But there’s something deeply marginalizing about that advice. Yes, you’re hurting, and that means you’re not qualified to choose a path, so just keep crawling along for a while. Your problems are not real, so things will probably clear up on their own.

True, you’re often not thinking clearly when you’re in a crisis. But recovery is full of big decisions. Seeking treatment itself can be a life changing decision. We’re supposed to wait? For what?

I stayed in a traumatic job for more than a year after I knew I needed to leave. I stayed in a city that I desperately wanted to leave, too. I suffered without the support of my closest friends and family, who were too far away to realize how bad I’d gotten.

Maybe I didn’t have it together enough, or didn’t have the confidence to leave. I don’t think I was blindly following bad advice – but I did take it seriously, and it was liverwurst.

A chemistry professor, who was also a minister, once told me that we live more powerfully when we live by our own choice.

Trust yourself. Find a calm moment, think on it, and trust yourself.

 

Photo of painting by Sharon Mollerus on Flickr

Can I Just Say #6 – A Note on Psychiatry

Operating SystemI am grateful for the work that medical science has done on depression. I am grateful (really!) for the medicine, which I’m taking and which is helping. But can I just say that I would appreciate some humility from the psychiatry crew?*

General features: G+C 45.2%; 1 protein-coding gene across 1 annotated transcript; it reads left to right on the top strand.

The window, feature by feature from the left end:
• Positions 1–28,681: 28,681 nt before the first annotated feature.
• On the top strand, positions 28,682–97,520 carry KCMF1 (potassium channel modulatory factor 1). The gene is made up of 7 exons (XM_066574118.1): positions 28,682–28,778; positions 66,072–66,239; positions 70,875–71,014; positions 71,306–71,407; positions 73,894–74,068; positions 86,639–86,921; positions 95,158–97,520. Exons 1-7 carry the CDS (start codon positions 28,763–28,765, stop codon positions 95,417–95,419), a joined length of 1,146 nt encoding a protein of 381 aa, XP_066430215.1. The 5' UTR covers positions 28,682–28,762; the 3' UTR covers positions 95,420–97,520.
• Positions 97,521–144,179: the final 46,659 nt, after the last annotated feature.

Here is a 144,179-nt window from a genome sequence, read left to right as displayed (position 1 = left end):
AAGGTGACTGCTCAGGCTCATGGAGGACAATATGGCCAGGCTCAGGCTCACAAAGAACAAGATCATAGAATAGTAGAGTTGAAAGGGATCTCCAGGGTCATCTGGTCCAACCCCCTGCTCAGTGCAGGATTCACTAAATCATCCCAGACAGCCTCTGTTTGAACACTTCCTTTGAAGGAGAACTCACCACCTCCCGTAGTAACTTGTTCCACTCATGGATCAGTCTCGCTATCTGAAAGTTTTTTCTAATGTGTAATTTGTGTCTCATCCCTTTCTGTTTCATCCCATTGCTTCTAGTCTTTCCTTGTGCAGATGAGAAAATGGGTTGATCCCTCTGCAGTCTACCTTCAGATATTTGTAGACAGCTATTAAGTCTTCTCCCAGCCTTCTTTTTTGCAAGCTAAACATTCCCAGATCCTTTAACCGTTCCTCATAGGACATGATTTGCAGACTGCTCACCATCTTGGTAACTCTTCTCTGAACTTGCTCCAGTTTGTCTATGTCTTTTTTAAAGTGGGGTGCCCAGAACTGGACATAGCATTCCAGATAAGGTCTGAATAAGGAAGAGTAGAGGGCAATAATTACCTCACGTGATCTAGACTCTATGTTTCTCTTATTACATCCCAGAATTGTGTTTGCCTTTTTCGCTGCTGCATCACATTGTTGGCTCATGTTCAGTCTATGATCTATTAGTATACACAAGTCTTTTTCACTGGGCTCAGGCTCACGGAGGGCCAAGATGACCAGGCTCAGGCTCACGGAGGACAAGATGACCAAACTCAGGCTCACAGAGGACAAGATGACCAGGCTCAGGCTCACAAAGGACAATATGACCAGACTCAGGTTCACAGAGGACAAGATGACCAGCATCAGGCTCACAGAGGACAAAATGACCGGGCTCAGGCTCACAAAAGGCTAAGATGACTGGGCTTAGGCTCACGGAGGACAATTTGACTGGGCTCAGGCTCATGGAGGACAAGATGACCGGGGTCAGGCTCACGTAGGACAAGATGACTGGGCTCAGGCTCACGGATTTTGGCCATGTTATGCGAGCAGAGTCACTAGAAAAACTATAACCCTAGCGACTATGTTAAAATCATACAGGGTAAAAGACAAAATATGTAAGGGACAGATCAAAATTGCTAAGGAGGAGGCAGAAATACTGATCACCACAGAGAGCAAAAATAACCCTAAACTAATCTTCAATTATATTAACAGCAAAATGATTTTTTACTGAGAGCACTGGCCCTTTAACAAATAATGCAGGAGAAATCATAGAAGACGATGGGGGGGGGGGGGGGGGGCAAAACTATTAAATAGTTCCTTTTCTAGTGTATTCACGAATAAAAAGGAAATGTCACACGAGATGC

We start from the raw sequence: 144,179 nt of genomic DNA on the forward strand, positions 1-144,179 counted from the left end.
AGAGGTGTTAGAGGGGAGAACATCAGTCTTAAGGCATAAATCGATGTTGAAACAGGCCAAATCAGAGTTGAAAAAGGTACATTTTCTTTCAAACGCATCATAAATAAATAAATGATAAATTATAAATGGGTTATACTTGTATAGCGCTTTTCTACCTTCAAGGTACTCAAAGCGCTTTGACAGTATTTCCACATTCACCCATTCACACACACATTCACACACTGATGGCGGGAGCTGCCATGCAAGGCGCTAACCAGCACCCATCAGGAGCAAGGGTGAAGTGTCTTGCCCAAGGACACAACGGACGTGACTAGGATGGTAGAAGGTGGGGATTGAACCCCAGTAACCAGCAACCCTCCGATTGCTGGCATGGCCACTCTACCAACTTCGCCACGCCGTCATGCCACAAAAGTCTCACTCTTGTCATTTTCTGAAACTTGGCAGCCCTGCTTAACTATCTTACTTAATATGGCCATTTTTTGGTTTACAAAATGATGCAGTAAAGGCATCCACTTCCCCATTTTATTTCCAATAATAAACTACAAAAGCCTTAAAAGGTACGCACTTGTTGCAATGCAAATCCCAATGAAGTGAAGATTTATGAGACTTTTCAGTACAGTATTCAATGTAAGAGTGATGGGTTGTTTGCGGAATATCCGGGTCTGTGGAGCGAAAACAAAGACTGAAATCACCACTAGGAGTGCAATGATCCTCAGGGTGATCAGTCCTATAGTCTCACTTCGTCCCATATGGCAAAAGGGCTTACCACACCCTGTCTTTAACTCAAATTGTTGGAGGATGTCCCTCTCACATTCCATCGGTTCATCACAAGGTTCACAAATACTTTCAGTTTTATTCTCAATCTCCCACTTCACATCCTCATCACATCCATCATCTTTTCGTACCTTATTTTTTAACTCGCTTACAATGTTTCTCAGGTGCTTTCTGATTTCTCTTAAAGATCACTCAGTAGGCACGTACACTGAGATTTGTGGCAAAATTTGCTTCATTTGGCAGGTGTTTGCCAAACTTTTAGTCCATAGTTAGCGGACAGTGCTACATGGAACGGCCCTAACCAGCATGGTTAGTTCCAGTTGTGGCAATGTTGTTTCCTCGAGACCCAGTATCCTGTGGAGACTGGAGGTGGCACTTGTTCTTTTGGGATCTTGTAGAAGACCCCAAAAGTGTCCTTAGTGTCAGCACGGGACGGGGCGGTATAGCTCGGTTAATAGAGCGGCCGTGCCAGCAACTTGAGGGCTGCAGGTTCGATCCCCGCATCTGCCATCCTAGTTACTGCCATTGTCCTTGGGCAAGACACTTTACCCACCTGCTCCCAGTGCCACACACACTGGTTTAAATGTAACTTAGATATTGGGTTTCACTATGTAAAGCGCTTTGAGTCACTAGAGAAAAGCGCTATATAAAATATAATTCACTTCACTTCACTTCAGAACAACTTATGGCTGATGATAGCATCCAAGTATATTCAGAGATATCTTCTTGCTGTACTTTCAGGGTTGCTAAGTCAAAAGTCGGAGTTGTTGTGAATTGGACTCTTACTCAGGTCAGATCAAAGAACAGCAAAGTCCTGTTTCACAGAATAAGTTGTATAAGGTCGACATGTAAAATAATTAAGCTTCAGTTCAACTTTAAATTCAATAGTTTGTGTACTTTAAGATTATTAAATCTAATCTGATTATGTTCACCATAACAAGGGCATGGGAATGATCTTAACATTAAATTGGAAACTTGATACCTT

Your science is very young. You have no idea of the actual mechanism of most of your tools, and most of your interventions work only in the short and medium term. You don’t know my body better than me. You don’t know my mind better than me, and you don’t know which meds will work.

You ask me to track my symptoms and then ignore me when I say that it’s driving me crazy. (Are these thoughts worse than yesterday? These feelings? Oh. That was a bad one. Is this anger or anxiety…).

What’s the point of a bunch of painfully collected data if you can’t even begin to infer causality? Am I more anxious than a week ago because of the meds or is it because I just started a job at a call center where customers tell me to go fuck myself? Please stop acting like we have a counterfactual, an alternate Mfupi who didn’t start that job. Another Mfupi with my biology and history who’s not on the meds you recently switched me to. Just stop.

Also, there aren’t that many drugs for depression. You should be familiar with them.

I appreciate your help. I believe you have my best interests at heart, just have some humility. Please recognize that “everyone is different” means that you don’t actually know how to help me.

So don’t act like my doubts = noncompliance. This isn’t a relationship in which one person should comply. This is a partnership. You bring your imperfect understanding of my condition. I’ll bring my imperfect interpretations of my thoughts and feelings. And we’ll figure it out together.

Thanks.

 

*I’m a huge fan of psychology, where PhDs and other experts provide talk therapy. This post is about the medical field of psychiatry, which, for depression, mostly concerns itself with managing medication regimens.

Photo by Mark Anderson on Flickr